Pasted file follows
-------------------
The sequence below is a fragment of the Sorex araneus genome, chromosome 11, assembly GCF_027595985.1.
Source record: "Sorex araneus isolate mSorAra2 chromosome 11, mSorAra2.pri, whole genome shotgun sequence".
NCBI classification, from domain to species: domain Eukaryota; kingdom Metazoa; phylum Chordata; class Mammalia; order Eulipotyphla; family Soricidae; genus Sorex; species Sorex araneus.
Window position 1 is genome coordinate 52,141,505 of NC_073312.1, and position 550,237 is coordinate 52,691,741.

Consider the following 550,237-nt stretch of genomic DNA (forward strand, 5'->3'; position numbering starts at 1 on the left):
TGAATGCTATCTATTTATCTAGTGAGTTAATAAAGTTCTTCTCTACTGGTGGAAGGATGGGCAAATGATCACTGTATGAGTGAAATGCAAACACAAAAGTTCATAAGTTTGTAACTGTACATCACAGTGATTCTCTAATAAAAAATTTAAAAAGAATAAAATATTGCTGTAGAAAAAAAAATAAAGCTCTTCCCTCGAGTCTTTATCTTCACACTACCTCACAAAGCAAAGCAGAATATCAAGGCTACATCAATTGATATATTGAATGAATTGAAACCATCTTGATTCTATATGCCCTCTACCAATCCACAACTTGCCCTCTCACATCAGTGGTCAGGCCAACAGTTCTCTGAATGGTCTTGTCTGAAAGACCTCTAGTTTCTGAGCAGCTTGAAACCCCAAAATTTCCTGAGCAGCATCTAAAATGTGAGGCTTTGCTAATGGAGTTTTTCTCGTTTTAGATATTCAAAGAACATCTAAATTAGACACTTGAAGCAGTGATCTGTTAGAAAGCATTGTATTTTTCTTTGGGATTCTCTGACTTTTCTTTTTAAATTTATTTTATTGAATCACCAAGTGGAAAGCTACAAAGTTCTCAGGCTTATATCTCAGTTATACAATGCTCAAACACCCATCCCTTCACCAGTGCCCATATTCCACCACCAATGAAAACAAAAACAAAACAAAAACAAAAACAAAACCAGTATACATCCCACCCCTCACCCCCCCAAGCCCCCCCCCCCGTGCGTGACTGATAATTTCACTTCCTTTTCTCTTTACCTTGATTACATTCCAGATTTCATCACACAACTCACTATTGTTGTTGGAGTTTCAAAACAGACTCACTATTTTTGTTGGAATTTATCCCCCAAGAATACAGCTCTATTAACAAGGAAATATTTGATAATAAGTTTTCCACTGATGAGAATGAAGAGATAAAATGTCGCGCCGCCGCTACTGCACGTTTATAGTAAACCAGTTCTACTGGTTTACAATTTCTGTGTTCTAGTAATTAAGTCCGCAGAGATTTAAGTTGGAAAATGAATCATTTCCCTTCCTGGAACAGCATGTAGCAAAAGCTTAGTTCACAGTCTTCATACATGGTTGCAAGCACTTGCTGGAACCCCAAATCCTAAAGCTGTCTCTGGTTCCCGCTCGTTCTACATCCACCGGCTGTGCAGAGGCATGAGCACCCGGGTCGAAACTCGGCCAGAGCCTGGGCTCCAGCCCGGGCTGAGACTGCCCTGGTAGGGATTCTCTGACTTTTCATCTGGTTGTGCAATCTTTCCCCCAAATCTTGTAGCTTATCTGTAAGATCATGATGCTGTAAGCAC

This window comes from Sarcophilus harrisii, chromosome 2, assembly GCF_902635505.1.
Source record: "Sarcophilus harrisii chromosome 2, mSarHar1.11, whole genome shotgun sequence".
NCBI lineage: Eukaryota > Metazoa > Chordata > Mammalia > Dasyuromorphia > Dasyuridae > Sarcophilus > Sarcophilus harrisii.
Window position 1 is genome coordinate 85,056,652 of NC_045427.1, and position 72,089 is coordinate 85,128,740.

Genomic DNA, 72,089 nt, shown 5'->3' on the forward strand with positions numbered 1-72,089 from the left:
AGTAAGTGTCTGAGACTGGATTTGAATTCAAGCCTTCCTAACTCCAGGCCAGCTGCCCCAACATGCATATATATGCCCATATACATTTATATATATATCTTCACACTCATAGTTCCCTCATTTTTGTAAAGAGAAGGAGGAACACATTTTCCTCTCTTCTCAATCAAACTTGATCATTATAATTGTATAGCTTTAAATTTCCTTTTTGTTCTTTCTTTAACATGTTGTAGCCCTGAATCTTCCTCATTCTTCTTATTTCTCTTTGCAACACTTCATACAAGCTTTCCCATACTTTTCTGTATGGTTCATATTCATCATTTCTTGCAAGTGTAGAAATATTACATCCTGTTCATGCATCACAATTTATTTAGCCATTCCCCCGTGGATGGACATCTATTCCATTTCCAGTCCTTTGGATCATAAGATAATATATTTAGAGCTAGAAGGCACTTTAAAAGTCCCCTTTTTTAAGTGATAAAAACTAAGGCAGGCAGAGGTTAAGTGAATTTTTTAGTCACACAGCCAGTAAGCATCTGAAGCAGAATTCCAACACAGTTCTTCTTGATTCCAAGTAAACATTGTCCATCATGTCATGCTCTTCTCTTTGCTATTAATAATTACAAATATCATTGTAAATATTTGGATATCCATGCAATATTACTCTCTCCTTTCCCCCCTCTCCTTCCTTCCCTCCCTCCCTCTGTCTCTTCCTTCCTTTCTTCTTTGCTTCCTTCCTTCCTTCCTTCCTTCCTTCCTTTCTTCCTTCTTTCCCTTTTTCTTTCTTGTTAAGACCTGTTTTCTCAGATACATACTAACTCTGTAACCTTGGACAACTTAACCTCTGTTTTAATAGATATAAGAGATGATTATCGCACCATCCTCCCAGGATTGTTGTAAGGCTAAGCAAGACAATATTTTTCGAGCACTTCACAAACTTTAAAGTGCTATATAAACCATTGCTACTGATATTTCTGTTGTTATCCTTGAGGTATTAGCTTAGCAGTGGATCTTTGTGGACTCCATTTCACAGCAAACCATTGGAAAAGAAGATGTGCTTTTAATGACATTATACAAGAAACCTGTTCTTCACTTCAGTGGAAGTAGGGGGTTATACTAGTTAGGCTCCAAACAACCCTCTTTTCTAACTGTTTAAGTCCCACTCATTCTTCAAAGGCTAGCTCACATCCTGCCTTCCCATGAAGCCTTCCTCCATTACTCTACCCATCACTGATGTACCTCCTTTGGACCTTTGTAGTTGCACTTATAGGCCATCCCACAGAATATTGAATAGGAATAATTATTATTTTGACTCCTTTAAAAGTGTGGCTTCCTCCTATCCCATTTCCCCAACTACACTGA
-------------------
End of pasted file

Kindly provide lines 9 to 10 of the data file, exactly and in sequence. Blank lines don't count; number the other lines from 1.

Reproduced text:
NCBI lineage: Eukaryota > Metazoa > Chordata > Mammalia > Dasyuromorphia > Dasyuridae > Sarcophilus > Sarcophilus harrisii.
Window position 1 is genome coordinate 85,056,652 of NC_045427.1, and position 72,089 is coordinate 85,128,740.